Gas guzzlers and street parkers: Vancouver is coming for you.
The latest strategy to make transportation greener is introducing a bunch of fees for drivers. But it’s created concerns about whether rich residents will simply be able to dodge the costs, while more renters and blue-collar workers pay up.
A lot of the plans are well down the road.
A study on a toll for vehicles entering downtown has already been approved by city council.
Also in the works is a proposed charge for moderate-to-high polluting new vehicles, including gas-powered sedans, SUVs, sports cars and pickup trucks. It would annually cost between $500 and $1,000 per polluting vehicle made in 2023 or later. (There will be no charge for vehicles bought prior to 2023, electric cars and hybrids or special vehicles for people with disabilities.)
Another proposal targets parking. Local residents would be required to buy an annual permit, tentatively priced at $45, to park in their neighbourhood overnight between 10 p.m. and 7 a.m.
Visitors would be charged differently. Anyone whose car is parked in a neighbourhood where they don’t live would need to pay $3 as of 10:01 p.m., either via an app or by walking to a nearby pay station.
While the city’s intentions might be laudable — to encourage greener driving habits — not all motorists are equal, cautions urban planner Sandy James.
For example, the $45 a year for neighbourhood parking doesn’t seem like much, but James, managing director of non-profit Walk Metro Vancouver, questions who it would target and who would be able to dodge it.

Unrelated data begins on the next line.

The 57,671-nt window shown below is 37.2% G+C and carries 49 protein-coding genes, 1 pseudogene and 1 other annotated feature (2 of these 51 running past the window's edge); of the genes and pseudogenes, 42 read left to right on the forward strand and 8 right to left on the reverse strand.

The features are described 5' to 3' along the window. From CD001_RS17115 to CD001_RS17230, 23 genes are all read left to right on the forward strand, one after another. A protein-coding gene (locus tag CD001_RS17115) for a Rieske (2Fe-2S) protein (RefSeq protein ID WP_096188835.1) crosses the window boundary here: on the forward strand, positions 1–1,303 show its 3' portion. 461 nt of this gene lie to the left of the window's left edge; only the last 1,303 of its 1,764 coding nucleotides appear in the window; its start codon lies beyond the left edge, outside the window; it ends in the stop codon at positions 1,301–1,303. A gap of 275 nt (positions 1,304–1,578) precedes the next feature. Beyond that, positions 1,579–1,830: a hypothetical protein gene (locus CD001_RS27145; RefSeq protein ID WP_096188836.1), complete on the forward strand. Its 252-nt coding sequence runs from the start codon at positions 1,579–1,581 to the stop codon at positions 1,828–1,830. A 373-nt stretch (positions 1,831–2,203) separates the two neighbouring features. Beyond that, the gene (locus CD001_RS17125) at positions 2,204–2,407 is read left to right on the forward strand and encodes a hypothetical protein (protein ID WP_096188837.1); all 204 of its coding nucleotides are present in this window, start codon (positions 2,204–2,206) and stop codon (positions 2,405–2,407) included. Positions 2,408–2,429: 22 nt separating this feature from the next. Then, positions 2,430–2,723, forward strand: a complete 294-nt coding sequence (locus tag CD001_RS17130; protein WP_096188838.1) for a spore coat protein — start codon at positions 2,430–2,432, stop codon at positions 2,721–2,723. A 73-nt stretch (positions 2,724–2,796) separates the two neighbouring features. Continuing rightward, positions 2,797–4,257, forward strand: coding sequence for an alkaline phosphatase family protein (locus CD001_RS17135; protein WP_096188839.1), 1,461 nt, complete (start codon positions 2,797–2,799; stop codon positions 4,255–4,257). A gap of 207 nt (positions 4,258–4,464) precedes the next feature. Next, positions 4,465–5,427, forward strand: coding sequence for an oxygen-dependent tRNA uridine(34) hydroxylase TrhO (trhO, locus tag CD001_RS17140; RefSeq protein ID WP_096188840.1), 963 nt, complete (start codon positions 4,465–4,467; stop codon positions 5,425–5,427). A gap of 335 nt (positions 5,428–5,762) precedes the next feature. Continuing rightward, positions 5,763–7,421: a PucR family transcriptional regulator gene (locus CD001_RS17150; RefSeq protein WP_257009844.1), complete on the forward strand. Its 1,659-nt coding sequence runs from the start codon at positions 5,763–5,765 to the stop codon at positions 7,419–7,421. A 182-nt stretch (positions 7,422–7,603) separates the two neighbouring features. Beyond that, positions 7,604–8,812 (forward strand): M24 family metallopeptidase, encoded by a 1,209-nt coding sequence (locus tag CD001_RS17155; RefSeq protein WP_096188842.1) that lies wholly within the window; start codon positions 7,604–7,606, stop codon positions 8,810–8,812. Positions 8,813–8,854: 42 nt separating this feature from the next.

“You’re going to penalize the people who are 10 in a family house in South Vancouver, versus a person in Point Grey with a three-car parking garage and a couple of pads in the back,” said James.
James says the plan seems to fly into the face of the city’s own goals to “minimize burdens for those already struggling” and accord “higher expectations on those who can afford it.”
Vancouver Coun. Lisa Dominato has echoed James’s points: renters with no choice but to park on the street will have to pay the permit fee, while owners of houses with large driveways would pay nothing. She doesn’t support the proposal.
Rather than a “parking permit,” James considers the proposal a “curb tax,” because it targets those who rely the most on street parking, rather than addressing the issue of parking as a whole.
“We have very different users,” said James. “The other way is to ask people, ‘Why are they using their vehicles, and where are they using their vehicles? Are they shift workers? Do they need better transit?’”
The city is running a survey on the proposal until July 5. While there are questions about transportation and parking habits, it doesn’t ask why drivers may or may not be reliant on their vehicles.
The city plans to use revenue from these proposed policies towards its Climate Emergency Action Plan.
James worries about what she calls “latte urbanism” — well-intentioned policies made over coffee which don’t reflect how people in a city actually live.
She says that census data plainly reveal who Vancouver drivers are.
Car is still king in the city, with half of commuters driving or being driven to work, according to 2016 data. This is true in every part of the city, even in areas with rapid-transit stations, with the exception of the downtown and the walkable inner-city neighbourhood of Strathcona.
It may not be a surprise that the west side is so car-reliant, because residents tend to be wealthier with large properties on which to stash their vehicles.
As for the city’s east and south sectors — where residents have lower incomes than the average Vancouverite — they’re home to high percentages of blue-collar immigrant labourers and workers with long commutes to other parts of the region.
The most extreme example of this is the Killarney neighbourhood, where 68.9 per cent of workers commute by car, the city’s highest. Half of those commuters leave Vancouver for their places of work.